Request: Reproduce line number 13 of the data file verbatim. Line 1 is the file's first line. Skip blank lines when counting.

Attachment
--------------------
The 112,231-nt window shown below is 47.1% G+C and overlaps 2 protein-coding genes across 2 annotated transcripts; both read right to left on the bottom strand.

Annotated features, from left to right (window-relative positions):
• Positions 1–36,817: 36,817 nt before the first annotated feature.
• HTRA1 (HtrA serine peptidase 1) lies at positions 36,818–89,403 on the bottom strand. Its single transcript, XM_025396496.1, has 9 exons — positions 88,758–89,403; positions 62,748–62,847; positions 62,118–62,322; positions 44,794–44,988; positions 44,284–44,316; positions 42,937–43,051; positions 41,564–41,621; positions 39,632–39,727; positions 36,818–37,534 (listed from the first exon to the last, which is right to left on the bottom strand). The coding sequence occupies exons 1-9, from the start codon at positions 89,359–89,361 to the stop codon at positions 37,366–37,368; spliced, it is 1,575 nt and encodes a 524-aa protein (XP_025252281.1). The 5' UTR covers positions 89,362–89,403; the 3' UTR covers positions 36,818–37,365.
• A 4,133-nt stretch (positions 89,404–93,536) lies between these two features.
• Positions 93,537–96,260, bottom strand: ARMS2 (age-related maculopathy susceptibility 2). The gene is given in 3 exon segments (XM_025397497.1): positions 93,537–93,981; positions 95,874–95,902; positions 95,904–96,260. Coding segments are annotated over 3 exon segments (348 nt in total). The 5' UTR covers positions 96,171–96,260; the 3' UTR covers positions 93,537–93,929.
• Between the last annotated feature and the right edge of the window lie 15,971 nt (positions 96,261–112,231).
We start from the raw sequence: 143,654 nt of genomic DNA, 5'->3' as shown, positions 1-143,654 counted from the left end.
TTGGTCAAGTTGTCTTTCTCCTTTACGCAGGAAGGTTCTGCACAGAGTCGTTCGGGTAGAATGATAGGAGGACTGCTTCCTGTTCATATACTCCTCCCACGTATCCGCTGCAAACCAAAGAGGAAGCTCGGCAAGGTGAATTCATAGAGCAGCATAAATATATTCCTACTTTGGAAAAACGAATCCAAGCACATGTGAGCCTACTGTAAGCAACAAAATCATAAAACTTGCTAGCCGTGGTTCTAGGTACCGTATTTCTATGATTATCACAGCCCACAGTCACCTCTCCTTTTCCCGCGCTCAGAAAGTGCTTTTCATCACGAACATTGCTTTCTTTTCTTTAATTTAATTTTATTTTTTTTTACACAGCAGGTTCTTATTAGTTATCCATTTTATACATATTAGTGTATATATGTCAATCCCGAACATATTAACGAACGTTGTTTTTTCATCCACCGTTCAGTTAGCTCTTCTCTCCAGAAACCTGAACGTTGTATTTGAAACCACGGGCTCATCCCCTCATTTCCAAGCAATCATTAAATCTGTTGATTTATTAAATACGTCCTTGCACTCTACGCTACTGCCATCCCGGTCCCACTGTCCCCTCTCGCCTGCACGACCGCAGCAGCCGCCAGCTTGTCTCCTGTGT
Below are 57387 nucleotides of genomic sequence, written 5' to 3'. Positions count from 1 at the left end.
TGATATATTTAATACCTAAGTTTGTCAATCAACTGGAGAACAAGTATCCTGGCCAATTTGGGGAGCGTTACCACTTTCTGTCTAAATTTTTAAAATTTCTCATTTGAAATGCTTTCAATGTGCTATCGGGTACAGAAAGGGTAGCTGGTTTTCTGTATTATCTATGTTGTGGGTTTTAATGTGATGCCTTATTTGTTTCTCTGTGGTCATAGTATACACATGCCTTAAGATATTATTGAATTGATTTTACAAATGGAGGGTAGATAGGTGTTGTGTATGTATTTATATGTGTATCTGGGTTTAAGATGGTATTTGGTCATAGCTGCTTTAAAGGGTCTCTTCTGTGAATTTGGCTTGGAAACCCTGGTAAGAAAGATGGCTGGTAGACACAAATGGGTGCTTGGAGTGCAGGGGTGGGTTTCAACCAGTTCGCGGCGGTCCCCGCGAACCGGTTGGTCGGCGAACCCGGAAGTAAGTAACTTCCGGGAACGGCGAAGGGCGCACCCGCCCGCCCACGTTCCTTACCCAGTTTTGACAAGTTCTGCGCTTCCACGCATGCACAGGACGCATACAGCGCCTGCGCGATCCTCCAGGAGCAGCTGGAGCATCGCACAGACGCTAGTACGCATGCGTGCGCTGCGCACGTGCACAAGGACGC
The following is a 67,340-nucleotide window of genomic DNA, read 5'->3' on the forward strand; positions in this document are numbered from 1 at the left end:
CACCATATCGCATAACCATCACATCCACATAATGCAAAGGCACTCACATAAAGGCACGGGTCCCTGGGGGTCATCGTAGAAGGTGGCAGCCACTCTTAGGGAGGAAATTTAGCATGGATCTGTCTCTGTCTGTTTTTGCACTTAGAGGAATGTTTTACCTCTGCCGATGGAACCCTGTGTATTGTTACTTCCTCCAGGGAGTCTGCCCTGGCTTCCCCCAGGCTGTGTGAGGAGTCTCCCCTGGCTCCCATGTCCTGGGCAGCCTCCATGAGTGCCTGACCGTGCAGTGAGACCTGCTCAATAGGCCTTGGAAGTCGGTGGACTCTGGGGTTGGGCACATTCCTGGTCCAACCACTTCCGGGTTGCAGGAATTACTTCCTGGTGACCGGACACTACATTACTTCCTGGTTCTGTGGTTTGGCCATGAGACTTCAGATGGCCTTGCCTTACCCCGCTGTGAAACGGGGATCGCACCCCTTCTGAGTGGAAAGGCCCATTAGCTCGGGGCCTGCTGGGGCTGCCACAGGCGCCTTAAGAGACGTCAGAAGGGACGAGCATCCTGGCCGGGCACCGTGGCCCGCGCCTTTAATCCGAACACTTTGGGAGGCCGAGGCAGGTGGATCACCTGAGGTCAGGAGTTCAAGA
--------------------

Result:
CACCATATCGCATAACCATCACATCCACATAATGCAAAGGCACTCACATAAAGGCACGGGTCCCTGGGGGTCATCGTAGAAGGTGGCAGCCACTCTTAGGGAGGAAATTTAGCATGGATCTGTCTCTGTCTGTTTTTGCACTTAGAGGAATGTTTTACCTCTGCCGATGGAACCCTGTGTATTGTTACTTCCTCCAGGGAGTCTGCCCTGGCTTCCCCCAGGCTGTGTGAGGAGTCTCCCCTGGCTCCCATGTCCTGGGCAGCCTCCATGAGTGCCTGACCGTGCAGTGAGACCTGCTCAATAGGCCTTGGAAGTCGGTGGACTCTGGGGTTGGGCACATTCCTGGTCCAACCACTTCCGGGTTGCAGGAATTACTTCCTGGTGACCGGACACTACATTACTTCCTGGTTCTGTGGTTTGGCCATGAGACTTCAGATGGCCTTGCCTTACCCCGCTGTGAAACGGGGATCGCACCCCTTCTGAGTGGAAAGGCCCATTAGCTCGGGGCCTGCTGGGGCTGCCACAGGCGCCTTAAGAGACGTCAGAAGGGACGAGCATCCTGGCCGGGCACCGTGGCCCGCGCCTTTAATCCGAACACTTTGGGAGGCCGAGGCAGGTGGATCACCTGAGGTCAGGAGTTCAAGA